Max Planck Institut for the History of Science

The world, more of than not, is and has been conceived in its compactness, as stuff, things, and objects; far less so, in its interstices. Science, technology and culture, of course, are permeated and traversed by boundary phenomena: From the materialities of life itself, whether cellular membranes, skin, immune-systems or ecological habitats, to surface, separation and purification processes in chemistry and industry to the making, processing and exhibition of photographs and films, things coalesced at surfaces. They are palpable as well in the history of geography and politics, of urban and private spaces, of literature, art, psychology and the self, and certainly enough, as interfaces, in contemporary media theory.

And yet, these surface phenomena, and the historical questions they raise, have garnered little systematic attention. In the history of science, for instance, can we generate cultural histories of the biological cell, a historiographically rather neglected object? Or related, of the similarly neglected but important, huge fields such as electro-chemistry or chemical engineering? Might we re-read through surface-objects disciplinary histories, experimental practices or the ways science is permeable to its social and cultural settings (and vice versa)? In film and media studies, how can attention to the materialities of surfaces incorporate the histories of science, technology or industry? Or again, more philosophically, how can we bring together concepts and materials, the abstract and concrete, metaphors and physical boundaries in re-thinking the histories of interstices?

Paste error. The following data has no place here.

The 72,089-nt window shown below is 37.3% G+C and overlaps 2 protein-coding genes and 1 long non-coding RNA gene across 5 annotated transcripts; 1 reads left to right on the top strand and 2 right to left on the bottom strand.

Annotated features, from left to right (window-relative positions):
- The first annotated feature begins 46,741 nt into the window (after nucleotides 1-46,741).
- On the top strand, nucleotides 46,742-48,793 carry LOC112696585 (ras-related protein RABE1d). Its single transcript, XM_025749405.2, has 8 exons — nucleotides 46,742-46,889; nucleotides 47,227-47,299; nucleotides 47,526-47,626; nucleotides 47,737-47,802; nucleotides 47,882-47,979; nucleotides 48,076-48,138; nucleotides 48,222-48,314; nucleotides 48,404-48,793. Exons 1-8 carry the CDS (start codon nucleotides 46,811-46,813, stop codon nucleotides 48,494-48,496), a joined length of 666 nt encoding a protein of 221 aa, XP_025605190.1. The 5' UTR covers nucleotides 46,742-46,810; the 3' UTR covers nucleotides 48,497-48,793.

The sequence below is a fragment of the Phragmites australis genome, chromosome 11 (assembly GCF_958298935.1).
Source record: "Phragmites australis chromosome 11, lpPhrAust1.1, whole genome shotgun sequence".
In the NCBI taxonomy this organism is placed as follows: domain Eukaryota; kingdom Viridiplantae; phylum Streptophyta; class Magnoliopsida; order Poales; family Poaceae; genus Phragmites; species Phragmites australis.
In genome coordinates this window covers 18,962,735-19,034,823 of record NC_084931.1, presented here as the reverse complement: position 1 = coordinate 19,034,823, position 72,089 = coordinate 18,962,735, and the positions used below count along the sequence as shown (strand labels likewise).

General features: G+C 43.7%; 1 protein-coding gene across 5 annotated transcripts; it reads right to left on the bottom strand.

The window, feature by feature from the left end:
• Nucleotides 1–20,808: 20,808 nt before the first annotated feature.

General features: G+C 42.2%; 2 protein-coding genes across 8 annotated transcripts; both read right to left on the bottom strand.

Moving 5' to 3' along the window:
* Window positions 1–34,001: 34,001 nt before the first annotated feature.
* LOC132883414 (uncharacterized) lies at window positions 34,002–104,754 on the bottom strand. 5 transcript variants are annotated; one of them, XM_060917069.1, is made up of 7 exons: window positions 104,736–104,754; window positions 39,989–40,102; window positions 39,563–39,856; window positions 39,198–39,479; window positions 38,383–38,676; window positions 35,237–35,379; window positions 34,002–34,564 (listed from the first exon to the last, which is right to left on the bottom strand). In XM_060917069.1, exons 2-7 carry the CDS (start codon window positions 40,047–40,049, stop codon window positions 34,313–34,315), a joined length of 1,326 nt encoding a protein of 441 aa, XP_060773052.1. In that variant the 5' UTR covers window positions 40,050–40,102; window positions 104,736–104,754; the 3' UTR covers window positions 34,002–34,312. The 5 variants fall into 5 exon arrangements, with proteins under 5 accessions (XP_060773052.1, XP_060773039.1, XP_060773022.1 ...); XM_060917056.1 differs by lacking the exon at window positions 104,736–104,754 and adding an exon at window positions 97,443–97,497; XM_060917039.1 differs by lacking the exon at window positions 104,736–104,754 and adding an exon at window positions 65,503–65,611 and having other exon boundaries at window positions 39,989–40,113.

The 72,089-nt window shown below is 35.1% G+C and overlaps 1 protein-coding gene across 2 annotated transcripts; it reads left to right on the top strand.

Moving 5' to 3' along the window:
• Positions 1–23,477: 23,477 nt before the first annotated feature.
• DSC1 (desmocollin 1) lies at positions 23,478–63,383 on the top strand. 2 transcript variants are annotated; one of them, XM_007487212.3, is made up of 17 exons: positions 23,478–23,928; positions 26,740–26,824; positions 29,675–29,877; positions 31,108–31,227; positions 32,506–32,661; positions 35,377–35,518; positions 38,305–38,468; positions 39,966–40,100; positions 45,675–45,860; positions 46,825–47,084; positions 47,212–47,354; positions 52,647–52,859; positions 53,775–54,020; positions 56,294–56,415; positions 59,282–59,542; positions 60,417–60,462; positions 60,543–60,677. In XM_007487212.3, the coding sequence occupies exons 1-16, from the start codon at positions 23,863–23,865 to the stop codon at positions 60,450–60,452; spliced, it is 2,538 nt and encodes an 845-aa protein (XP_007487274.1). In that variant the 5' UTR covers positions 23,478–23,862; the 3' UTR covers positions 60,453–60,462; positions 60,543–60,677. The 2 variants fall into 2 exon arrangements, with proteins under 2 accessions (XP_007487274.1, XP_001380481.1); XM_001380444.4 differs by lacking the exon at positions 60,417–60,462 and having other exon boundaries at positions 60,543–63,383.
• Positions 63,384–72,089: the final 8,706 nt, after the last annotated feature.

The workshop Membranes, Surfaces and Boundaries aims to recover and bring together these interstices. Accompanied by the exhibition "Membranes, Surfaces and Boundaries"  (9 October - 4 November 2010) at Galerie AEDES (Pfefferberg,  Berlin), contributions from a wide range of disciplines will cross, straddle and make permeable these specialist divides, interrogating the historical being of surfaces. The workshop programme and contact information can be found below, and here.

Please contact us if you wish to attend. Participation is open, but registration is required.